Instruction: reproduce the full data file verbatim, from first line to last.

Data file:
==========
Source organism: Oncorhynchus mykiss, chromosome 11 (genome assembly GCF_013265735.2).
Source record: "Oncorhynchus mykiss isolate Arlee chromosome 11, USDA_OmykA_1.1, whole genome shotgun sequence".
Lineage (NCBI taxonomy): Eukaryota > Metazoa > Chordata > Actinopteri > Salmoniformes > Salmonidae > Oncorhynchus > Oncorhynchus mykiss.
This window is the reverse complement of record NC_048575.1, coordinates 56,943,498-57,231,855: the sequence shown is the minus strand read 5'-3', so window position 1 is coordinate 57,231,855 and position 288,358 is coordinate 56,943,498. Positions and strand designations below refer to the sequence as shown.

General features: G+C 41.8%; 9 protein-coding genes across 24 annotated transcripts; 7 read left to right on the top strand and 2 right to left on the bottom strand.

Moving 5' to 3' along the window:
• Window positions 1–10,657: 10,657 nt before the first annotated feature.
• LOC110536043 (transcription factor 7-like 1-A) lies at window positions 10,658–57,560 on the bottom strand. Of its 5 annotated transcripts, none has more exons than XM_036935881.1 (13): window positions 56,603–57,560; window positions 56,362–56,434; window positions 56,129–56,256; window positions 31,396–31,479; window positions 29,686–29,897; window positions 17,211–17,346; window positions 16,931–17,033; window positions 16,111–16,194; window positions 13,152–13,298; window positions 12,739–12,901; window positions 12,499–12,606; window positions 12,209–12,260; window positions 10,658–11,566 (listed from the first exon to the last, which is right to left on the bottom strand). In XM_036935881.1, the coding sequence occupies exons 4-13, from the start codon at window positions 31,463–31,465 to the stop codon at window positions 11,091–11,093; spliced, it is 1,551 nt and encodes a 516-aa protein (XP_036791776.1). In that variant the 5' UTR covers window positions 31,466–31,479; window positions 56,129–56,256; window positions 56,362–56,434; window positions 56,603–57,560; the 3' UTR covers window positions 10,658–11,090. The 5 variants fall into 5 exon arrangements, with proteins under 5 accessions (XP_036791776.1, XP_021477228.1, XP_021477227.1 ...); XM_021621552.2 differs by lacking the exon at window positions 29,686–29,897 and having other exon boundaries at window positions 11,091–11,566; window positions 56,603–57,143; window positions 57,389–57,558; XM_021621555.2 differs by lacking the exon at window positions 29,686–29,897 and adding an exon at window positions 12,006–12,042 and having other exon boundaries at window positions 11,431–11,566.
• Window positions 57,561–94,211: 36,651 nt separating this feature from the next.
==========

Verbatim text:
Source organism: Oncorhynchus mykiss, chromosome 11 (genome assembly GCF_013265735.2).
Source record: "Oncorhynchus mykiss isolate Arlee chromosome 11, USDA_OmykA_1.1, whole genome shotgun sequence".
Lineage (NCBI taxonomy): Eukaryota > Metazoa > Chordata > Actinopteri > Salmoniformes > Salmonidae > Oncorhynchus > Oncorhynchus mykiss.
This window is the reverse complement of record NC_048575.1, coordinates 56,943,498-57,231,855: the sequence shown is the minus strand read 5'-3', so window position 1 is coordinate 57,231,855 and position 288,358 is coordinate 56,943,498. Positions and strand designations below refer to the sequence as shown.

General features: G+C 41.8%; 9 protein-coding genes across 24 annotated transcripts; 7 read left to right on the top strand and 2 right to left on the bottom strand.

Moving 5' to 3' along the window:
• Window positions 1–10,657: 10,657 nt before the first annotated feature.
• LOC110536043 (transcription factor 7-like 1-A) lies at window positions 10,658–57,560 on the bottom strand. Of its 5 annotated transcripts, none has more exons than XM_036935881.1 (13): window positions 56,603–57,560; window positions 56,362–56,434; window positions 56,129–56,256; window positions 31,396–31,479; window positions 29,686–29,897; window positions 17,211–17,346; window positions 16,931–17,033; window positions 16,111–16,194; window positions 13,152–13,298; window positions 12,739–12,901; window positions 12,499–12,606; window positions 12,209–12,260; window positions 10,658–11,566 (listed from the first exon to the last, which is right to left on the bottom strand). In XM_036935881.1, the coding sequence occupies exons 4-13, from the start codon at window positions 31,463–31,465 to the stop codon at window positions 11,091–11,093; spliced, it is 1,551 nt and encodes a 516-aa protein (XP_036791776.1). In that variant the 5' UTR covers window positions 31,466–31,479; window positions 56,129–56,256; window positions 56,362–56,434; window positions 56,603–57,560; the 3' UTR covers window positions 10,658–11,090. The 5 variants fall into 5 exon arrangements, with proteins under 5 accessions (XP_036791776.1, XP_021477228.1, XP_021477227.1 ...); XM_021621552.2 differs by lacking the exon at window positions 29,686–29,897 and having other exon boundaries at window positions 11,091–11,566; window positions 56,603–57,143; window positions 57,389–57,558; XM_021621555.2 differs by lacking the exon at window positions 29,686–29,897 and adding an exon at window positions 12,006–12,042 and having other exon boundaries at window positions 11,431–11,566.
• Window positions 57,561–94,211: 36,651 nt separating this feature from the next.